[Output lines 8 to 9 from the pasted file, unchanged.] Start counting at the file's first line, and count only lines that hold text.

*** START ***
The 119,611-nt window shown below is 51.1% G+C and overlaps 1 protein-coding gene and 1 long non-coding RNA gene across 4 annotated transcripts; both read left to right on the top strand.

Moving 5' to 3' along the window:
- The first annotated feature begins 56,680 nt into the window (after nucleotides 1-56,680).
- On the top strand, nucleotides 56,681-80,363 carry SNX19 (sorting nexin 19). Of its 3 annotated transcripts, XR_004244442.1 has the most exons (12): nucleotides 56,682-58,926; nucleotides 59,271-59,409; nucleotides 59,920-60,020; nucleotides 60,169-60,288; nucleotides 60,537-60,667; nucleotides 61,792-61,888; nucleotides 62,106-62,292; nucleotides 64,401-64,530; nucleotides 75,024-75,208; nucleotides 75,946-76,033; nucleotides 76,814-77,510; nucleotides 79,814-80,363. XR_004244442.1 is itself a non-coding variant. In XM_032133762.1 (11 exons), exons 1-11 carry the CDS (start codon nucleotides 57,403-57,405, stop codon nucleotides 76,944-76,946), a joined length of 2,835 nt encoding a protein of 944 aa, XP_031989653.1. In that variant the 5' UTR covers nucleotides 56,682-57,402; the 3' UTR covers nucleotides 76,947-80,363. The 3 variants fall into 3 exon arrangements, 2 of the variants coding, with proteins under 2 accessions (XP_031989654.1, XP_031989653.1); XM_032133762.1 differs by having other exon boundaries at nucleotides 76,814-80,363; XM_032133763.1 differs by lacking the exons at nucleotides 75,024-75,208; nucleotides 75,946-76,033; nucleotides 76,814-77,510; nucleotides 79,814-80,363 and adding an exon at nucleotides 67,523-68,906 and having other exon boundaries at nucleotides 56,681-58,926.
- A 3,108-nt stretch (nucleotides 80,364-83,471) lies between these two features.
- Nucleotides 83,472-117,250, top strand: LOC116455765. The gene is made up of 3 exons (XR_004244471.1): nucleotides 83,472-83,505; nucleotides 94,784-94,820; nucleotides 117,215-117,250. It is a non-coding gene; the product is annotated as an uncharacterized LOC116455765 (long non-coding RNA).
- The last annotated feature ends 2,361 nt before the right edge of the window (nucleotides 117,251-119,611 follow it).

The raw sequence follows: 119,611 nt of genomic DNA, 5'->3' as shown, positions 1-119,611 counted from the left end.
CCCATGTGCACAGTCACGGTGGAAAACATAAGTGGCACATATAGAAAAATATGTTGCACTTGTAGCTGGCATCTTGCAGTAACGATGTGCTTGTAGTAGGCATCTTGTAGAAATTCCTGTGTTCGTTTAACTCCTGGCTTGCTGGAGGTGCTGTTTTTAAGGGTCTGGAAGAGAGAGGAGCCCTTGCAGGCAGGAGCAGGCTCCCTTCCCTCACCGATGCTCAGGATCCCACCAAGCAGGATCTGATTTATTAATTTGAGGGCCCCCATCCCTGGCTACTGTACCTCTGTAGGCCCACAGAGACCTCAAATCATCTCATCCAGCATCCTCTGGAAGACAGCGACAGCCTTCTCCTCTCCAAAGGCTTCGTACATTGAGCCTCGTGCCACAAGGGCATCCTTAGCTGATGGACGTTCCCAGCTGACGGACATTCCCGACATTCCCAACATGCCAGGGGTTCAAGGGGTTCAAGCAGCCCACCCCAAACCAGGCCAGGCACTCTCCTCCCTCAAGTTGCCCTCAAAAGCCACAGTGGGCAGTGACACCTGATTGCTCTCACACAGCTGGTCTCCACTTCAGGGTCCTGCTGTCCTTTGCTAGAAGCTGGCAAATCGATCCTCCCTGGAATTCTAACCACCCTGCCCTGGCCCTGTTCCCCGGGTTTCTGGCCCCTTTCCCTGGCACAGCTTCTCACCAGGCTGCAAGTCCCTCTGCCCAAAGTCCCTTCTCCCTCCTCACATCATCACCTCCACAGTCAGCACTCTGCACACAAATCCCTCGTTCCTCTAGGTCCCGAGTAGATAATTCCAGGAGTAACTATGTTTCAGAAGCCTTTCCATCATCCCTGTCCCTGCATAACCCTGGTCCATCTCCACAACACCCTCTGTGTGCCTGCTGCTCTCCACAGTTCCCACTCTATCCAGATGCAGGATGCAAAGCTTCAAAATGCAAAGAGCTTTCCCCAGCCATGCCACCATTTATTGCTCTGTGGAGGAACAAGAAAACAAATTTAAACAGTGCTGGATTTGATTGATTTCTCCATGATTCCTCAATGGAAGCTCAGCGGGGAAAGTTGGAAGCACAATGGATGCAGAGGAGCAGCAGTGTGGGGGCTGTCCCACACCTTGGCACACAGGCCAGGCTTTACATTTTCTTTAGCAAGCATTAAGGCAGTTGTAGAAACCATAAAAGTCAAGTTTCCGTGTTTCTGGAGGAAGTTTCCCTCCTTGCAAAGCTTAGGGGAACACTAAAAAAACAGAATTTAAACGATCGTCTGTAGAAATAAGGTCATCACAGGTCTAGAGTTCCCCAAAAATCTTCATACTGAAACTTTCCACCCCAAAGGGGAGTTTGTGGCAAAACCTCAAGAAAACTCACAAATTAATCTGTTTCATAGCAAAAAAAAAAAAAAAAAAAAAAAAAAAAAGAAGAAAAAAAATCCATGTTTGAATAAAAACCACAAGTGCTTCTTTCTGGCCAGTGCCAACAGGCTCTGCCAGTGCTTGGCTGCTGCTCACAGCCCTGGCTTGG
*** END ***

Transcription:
The raw sequence follows: 119,611 nt of genomic DNA, 5'->3' as shown, positions 1-119,611 counted from the left end.
CCCATGTGCACAGTCACGGTGGAAAACATAAGTGGCACATATAGAAAAATATGTTGCACTTGTAGCTGGCATCTTGCAGTAACGATGTGCTTGTAGTAGGCATCTTGTAGAAATTCCTGTGTTCGTTTAACTCCTGGCTTGCTGGAGGTGCTGTTTTTAAGGGTCTGGAAGAGAGAGGAGCCCTTGCAGGCAGGAGCAGGCTCCCTTCCCTCACCGATGCTCAGGATCCCACCAAGCAGGATCTGATTTATTAATTTGAGGGCCCCCATCCCTGGCTACTGTACCTCTGTAGGCCCACAGAGACCTCAAATCATCTCATCCAGCATCCTCTGGAAGACAGCGACAGCCTTCTCCTCTCCAAAGGCTTCGTACATTGAGCCTCGTGCCACAAGGGCATCCTTAGCTGATGGACGTTCCCAGCTGACGGACATTCCCGACATTCCCAACATGCCAGGGGTTCAAGGGGTTCAAGCAGCCCACCCCAAACCAGGCCAGGCACTCTCCTCCCTCAAGTTGCCCTCAAAAGCCACAGTGGGCAGTGACACCTGATTGCTCTCACACAGCTGGTCTCCACTTCAGGGTCCTGCTGTCCTTTGCTAGAAGCTGGCAAATCGATCCTCCCTGGAATTCTAACCACCCTGCCCTGGCCCTGTTCCCCGGGTTTCTGGCCCCTTTCCCTGGCACAGCTTCTCACCAGGCTGCAAGTCCCTCTGCCCAAAGTCCCTTCTCCCTCCTCACATCATCACCTCCACAGTCAGCACTCTGCACACAAATCCCTCGTTCCTCTAGGTCCCGAGTAGATAATTCCAGGAGTAACTATGTTTCAGAAGCCTTTCCATCATCCCTGTCCCTGCATAACCCTGGTCCATCTCCACAACACCCTCTGTGTGCCTGCTGCTCTCCACAGTTCCCACTCTATCCAGATGCAGGATGCAAAGCTTCAAAATGCAAAGAGCTTTCCCCAGCCATGCCACCATTTATTGCTCTGTGGAGGAACAAGAAAACAAATTTAAACAGTGCTGGATTTGATTGATTTCTCCATGATTCCTCAATGGAAGCTCAGCGGGGAAAGTTGGAAGCACAATGGATGCAGAGGAGCAGCAGTGTGGGGGCTGTCCCACACCTTGGCACACAGGCCAGGCTTTACATTTTCTTTAGCAAGCATTAAGGCAGTTGTAGAAACCATAAAAGTCAAGTTTCCGTGTTTCTGGAGGAAGTTTCCCTCCTTGCAAAGCTTAGGGGAACACTAAAAAAACAGAATTTAAACGATCGTCTGTAGAAATAAGGTCATCACAGGTCTAGAGTTCCCCAAAAATCTTCATACTGAAACTTTCCACCCCAAAGGGGAGTTTGTGGCAAAACCTCAAGAAAACTCACAAATTAATCTGTTTCATAGCAAAAAAAAAAAAAAAAAAAAAAAAAAAAAGAAGAAAAAAAATCCATGTTTGAATAAAAACCACAAGTGCTTCTTTCTGGCCAGTGCCAACAGGCTCTGCCAGTGCTTGGCTGCTGCTCACAGCCCTGGCTTGG